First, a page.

How Silver Is Important in Solar Panel Production

April 7, 2021

Silver plays a crucial role in the development of solar panels and cells to help turn the sun’s energy into electricity. An estimated 80.5 million ounces of silver were used for solar rooftops in Phoenix, AZ and the solar electricity field in general in the most recent year for which there was complete information. This amounts to a significant portion of the total physical silver refined annually (approximately 8 percent).

Here’s an overview of what you should know about solar panels and silver, and the importance of silver in the solar industry.

An overview

When sunlight shines on a silicon cell, it creates a reaction that generates electrons. Silver paste is used in solar photovoltaic cells because it collects those electrons and reacts with them to form an electric current. Those pastes then help to conduct that gathered electricity away from the solar panel so the electricity can either be used or stored for later use.

Silver also has outstanding resistivity, one of the main reasons why it’s used in this application so frequently. This increases the amount of potential sunlight the silver can capture, and the amount of total power that will be collected inside a solar cell. This is one of the reasons why certain alternatives to silver like copper and nickel phosphide simply do not stack up in this application—they lack that same ability. Without silver, the panels would not be nearly as efficient in their ability to turn sunlight into energy that can be used for various electrical applications.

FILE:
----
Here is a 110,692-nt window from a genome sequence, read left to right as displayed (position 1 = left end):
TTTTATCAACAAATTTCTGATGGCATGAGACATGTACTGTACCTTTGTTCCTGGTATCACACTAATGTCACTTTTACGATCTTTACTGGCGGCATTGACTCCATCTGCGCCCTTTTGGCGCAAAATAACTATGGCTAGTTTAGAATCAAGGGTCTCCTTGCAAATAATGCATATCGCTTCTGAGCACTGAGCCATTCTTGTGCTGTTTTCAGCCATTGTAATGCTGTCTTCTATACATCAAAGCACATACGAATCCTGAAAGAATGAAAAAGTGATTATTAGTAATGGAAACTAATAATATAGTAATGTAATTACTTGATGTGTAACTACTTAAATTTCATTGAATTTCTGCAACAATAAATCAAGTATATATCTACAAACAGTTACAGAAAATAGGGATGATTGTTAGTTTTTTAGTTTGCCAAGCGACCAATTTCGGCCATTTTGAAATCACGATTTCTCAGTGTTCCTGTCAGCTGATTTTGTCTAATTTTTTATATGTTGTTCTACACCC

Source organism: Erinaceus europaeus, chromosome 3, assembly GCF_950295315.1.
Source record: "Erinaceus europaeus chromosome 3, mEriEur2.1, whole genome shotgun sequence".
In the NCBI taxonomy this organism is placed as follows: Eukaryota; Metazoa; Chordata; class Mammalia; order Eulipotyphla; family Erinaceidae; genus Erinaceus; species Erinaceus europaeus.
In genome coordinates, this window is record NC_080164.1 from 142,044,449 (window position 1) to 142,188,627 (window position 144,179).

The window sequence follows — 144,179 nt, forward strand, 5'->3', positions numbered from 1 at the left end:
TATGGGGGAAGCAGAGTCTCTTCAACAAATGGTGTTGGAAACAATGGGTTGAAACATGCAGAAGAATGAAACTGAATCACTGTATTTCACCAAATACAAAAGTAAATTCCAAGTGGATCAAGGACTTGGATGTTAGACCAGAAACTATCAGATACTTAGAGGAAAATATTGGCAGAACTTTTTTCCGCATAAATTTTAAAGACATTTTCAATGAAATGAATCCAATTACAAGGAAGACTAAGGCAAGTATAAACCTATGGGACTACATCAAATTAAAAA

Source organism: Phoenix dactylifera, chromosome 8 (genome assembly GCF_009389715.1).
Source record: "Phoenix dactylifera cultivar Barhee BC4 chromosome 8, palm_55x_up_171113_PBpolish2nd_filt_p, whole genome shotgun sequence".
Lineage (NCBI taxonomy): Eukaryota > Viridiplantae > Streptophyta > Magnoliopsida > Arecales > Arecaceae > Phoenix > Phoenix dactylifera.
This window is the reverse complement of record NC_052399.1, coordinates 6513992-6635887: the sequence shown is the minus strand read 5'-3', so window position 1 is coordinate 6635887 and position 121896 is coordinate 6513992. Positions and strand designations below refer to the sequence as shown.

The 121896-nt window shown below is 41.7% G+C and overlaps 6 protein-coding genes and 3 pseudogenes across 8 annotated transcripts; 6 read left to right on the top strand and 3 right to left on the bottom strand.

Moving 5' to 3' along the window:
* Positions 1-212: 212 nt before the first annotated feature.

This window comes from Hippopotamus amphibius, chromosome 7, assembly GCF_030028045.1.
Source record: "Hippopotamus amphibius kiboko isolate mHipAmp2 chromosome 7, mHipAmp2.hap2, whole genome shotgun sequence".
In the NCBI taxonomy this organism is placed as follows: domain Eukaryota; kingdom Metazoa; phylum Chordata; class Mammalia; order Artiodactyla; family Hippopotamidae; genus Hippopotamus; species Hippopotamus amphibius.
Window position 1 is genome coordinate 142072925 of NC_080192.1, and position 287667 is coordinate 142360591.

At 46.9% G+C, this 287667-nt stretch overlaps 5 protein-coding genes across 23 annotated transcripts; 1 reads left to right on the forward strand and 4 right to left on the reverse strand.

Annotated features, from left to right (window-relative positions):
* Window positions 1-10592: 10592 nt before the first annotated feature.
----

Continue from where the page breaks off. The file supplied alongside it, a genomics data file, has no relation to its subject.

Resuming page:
Most solar panels will use approximately 20 grams of silver, or about two thirds of an ounce. That amount of silver may sound small, but even a small amount yields big results. A cell phone will only have about 200 to 300 milligrams, and a computer will have only about a gram. When you consider the capabilities of those devices, you will then get a better understanding of the energy capabilities the silver provides to solar panels.

Demand for silver is only expected to increase as the demand for solar power applications also rises. More and more households throughout the United States are making the switch to solar, especially in regions like the Southwest, so the amount of silver that’s dedicated toward solar power will continue to increase in the coming years.

Silver has traditionally been the lowest-priced precious metal in the world, but that doesn’t mean it’s not valuable. In fact, silver probably has the most utilitarian value of any precious metal on the market and goes beyond just being a monetary metal or a source of investing or storing wealth. The use of silver in solar power devices is just one example of how the industrial world has embraced the metal and the kind of potential it holds for the future.

Interested in learning more about how silver is used in solar power applications, such as solar rooftops in Phoenix, AZ? We encourage you to contact our team at Aneva Solar for answers to any questions you have.

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